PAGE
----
Also very frequent is the martlet, a conventional swallow depicted without feet or the French variant the merlette, which also omits the beak.

Fish and creatures of the sea[edit]

"Fish" are sometimes only described as "a fish", but the species is often named:

Parts of animals[edit]

Parts of creatures may also be used as charges.



Trees and their fruits[edit]

Trees appear as eradicated (showing the roots) or couped. Fruit can appear on a tree, or by itself. Also, leaves and branches appear.

Other flora[edit]

Alder in the coat of arms of Grossarl, Austria.

Trees are sometimes merely blazoned as "a tree" but specific trees are mentioned in blazon.

A small group of trees is blazoned as a hurst, grove, wood or thicket.[2]

Grain crops and vegetables[edit]

Barley (French orge) in the arms of Orges, Switzerland
  • Wheat occurs in the form of "garbs" or sheaves and as ears, though sometimes garbs represent another crop
  • Ears of rye are depicted exactly as wheat, except the ears droop down.
  • "Ginny wheat" or "guinea wheat" (like wheat but with a fatter ear) also exists[23]
  • Leek[24]

Inanimate charges[edit]

The arms of Bonsmoulins with a millwheel in the base

Ships and boats[edit]


  • Religious Structures
Edinburgh Castle
Edinburgh Flag



Coat of arms of Albert, Prince Consort, showing the harp of Ireland within the Royal Standard of the United Kingdom in the first and fourth quarters and a crancelin (a crown of rue, an ornamental plant) as a part of the Coat of arms of Saxony in the second and third.

Musical instruments include:


Arms of the Republic of the United Provinces: Gules, a crowned lion Or, armed and langued azure, holding a sword and a sheaf of arrows


Clothing and other personal items[edit]


  1. ^ a b c d e f g h i j k l m n o p q r s t u v w x y z aa ab ac ad ae af ag ah ai aj ak al Fox-Davies, Arthur Charles (1909). A complete guide to heraldry (1909). New York : Dodge. Retrieved 2013-08-21. 
  2. ^ a b c d e f g h i j k l m n "". Retrieved 2010-08-16.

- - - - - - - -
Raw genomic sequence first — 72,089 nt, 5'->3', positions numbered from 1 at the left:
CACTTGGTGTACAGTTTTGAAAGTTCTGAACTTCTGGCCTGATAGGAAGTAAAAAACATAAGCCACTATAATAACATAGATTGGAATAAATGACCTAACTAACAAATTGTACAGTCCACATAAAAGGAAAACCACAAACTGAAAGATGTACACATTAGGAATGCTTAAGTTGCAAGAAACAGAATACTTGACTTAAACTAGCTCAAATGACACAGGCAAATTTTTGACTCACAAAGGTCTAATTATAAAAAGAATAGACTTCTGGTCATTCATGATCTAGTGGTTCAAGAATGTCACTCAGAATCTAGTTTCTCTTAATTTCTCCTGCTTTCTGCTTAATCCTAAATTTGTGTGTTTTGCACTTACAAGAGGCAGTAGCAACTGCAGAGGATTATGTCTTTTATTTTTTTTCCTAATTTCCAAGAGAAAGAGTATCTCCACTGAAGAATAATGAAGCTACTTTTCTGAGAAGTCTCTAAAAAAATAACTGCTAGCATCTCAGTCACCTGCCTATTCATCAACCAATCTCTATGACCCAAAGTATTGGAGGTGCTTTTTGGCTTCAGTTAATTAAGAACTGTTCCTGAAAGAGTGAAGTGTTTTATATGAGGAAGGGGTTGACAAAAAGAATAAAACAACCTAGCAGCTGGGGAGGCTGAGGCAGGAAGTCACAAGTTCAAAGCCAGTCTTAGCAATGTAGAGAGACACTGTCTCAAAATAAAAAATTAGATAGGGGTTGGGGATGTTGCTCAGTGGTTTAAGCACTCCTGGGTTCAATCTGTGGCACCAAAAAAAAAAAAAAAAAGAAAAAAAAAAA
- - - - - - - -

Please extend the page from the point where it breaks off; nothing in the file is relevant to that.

3. ^ Retrieved 2018-05-26.  Missing or empty |title= (help)
  4. ^  Missing or empty |title= (help)
  5. ^ "". Retrieved 2010-08-16. 
  6. ^ "". Retrieved 2010-08-16. 
  7. ^ Martin Goldstraw. "". Retrieved 2010-08-16. 
  8. ^ "". Retrieved 2010-08-16. 
  9. ^ "Sex in Heraldry". 1997-06-26. Retrieved 2010-08-16. 
  10. ^ "". Retrieved 2010-08-16. 
  11. ^ Retrieved 2018-05-13.  Missing or empty |title= (help)
  12. ^ "". Retrieved 2010-08-16. 
  13. ^ From "Jack of Naples" (Jac-a-Napes), later (early modern period) reanalyzed as "jack-an-apes", taking "apes" as "ape, monkey". Monkeys were one of many exotic goods from Naples exhibited in England, hence acquired the nickname Jack a Napes (first attested 1450).
  14. ^ Charles Norton Elvin, Dictionary of Heraldry, 1889, plate 29, nos. 57–59. The monkey as heraldic animal remained comparatively rare, but it is on record from as early as the 14th century, as in the Affenstein crest from the Zürich armorial (c. 1340).
  15. ^ "". Retrieved 2010-08-16. 
  16. ^ "". Retrieved 2010-08-16. 
  17. ^ a b c d e f Jacqueline Fearn. Discovering Heraldry. Shire Publications. pp. 40–41. 
  18. ^ "". Retrieved 2010-08-16. 
  19. ^ Gerard Michon (2004-06-19). "". Retrieved 2010-08-16. 
  20. ^ Balfour Paul, James (1893). An Ordinary of Arms Contained in the Public Register of All Arms and Bearings in Scotland. William Green and Sons. pp. 108–109. 
  21. ^ "". Retrieved 2010-08-16. 
  22. ^ "" (PDF). Retrieved 2010-08-16. 
  23. ^ 2006-06-12. Retrieved 2010-08-16. 
  24. ^ "" (PDF). Retrieved 2010-08-16. 
  25. ^ A Complete Guide to Heraldry by A.C. Fox-Davies and J.P. Brook-Little (1969 edition), p. 212.
  26. ^
  27. ^
  28. ^
  29. ^
  30. ^ Journal of the British Archaeological Association, Volume 13. British Archaeological Association., 1857 - Archaeology, Page 119
  31. ^ Balfour Paul, p. 41
  32. ^

External links[edit]